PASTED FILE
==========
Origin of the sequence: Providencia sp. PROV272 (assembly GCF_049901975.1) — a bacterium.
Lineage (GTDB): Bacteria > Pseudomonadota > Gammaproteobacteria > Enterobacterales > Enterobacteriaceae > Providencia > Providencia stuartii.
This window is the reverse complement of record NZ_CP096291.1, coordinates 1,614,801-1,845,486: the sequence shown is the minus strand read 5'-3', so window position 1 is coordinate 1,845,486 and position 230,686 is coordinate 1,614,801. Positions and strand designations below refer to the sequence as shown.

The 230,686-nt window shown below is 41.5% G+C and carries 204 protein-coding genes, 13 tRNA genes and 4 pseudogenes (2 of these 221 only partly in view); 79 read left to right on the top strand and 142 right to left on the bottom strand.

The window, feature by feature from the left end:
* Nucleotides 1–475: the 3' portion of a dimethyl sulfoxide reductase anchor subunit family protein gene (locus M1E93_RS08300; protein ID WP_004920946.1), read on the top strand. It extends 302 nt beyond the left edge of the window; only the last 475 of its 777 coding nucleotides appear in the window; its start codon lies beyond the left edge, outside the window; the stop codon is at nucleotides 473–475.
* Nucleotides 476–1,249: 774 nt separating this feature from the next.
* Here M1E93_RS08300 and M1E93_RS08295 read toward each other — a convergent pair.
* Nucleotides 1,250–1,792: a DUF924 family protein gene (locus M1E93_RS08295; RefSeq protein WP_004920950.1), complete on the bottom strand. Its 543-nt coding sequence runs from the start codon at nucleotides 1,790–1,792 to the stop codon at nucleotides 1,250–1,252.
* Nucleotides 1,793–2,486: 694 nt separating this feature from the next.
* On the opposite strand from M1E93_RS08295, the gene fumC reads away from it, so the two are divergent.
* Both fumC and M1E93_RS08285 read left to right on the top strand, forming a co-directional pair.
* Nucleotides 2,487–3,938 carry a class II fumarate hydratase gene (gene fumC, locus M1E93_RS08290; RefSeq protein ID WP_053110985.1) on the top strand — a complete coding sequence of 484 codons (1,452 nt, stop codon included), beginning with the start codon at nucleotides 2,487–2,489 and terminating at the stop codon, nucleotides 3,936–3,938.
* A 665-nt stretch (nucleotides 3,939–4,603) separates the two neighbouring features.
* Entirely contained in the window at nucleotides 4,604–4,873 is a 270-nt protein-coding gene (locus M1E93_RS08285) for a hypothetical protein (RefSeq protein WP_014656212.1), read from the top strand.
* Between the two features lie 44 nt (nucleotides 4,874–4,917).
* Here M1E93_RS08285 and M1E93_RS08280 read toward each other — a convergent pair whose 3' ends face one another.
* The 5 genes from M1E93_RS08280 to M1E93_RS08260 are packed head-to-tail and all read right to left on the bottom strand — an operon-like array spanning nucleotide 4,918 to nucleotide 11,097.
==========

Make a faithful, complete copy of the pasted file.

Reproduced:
Origin of the sequence: Providencia sp. PROV272 (assembly GCF_049901975.1) — a bacterium.
Lineage (GTDB): Bacteria > Pseudomonadota > Gammaproteobacteria > Enterobacterales > Enterobacteriaceae > Providencia > Providencia stuartii.
This window is the reverse complement of record NZ_CP096291.1, coordinates 1,614,801-1,845,486: the sequence shown is the minus strand read 5'-3', so window position 1 is coordinate 1,845,486 and position 230,686 is coordinate 1,614,801. Positions and strand designations below refer to the sequence as shown.

The 230,686-nt window shown below is 41.5% G+C and carries 204 protein-coding genes, 13 tRNA genes and 4 pseudogenes (2 of these 221 only partly in view); 79 read left to right on the top strand and 142 right to left on the bottom strand.

The window, feature by feature from the left end:
* Nucleotides 1–475: the 3' portion of a dimethyl sulfoxide reductase anchor subunit family protein gene (locus M1E93_RS08300; protein ID WP_004920946.1), read on the top strand. It extends 302 nt beyond the left edge of the window; only the last 475 of its 777 coding nucleotides appear in the window; its start codon lies beyond the left edge, outside the window; the stop codon is at nucleotides 473–475.
* Nucleotides 476–1,249: 774 nt separating this feature from the next.
* Here M1E93_RS08300 and M1E93_RS08295 read toward each other — a convergent pair.
* Nucleotides 1,250–1,792: a DUF924 family protein gene (locus M1E93_RS08295; RefSeq protein WP_004920950.1), complete on the bottom strand. Its 543-nt coding sequence runs from the start codon at nucleotides 1,790–1,792 to the stop codon at nucleotides 1,250–1,252.
* Nucleotides 1,793–2,486: 694 nt separating this feature from the next.
* On the opposite strand from M1E93_RS08295, the gene fumC reads away from it, so the two are divergent.
* Both fumC and M1E93_RS08285 read left to right on the top strand, forming a co-directional pair.
* Nucleotides 2,487–3,938 carry a class II fumarate hydratase gene (gene fumC, locus M1E93_RS08290; RefSeq protein ID WP_053110985.1) on the top strand — a complete coding sequence of 484 codons (1,452 nt, stop codon included), beginning with the start codon at nucleotides 2,487–2,489 and terminating at the stop codon, nucleotides 3,936–3,938.
* A 665-nt stretch (nucleotides 3,939–4,603) separates the two neighbouring features.
* Entirely contained in the window at nucleotides 4,604–4,873 is a 270-nt protein-coding gene (locus M1E93_RS08285) for a hypothetical protein (RefSeq protein WP_014656212.1), read from the top strand.
* Between the two features lie 44 nt (nucleotides 4,874–4,917).
* Here M1E93_RS08285 and M1E93_RS08280 read toward each other — a convergent pair whose 3' ends face one another.
* The 5 genes from M1E93_RS08280 to M1E93_RS08260 are packed head-to-tail and all read right to left on the bottom strand — an operon-like array spanning nucleotide 4,918 to nucleotide 11,097.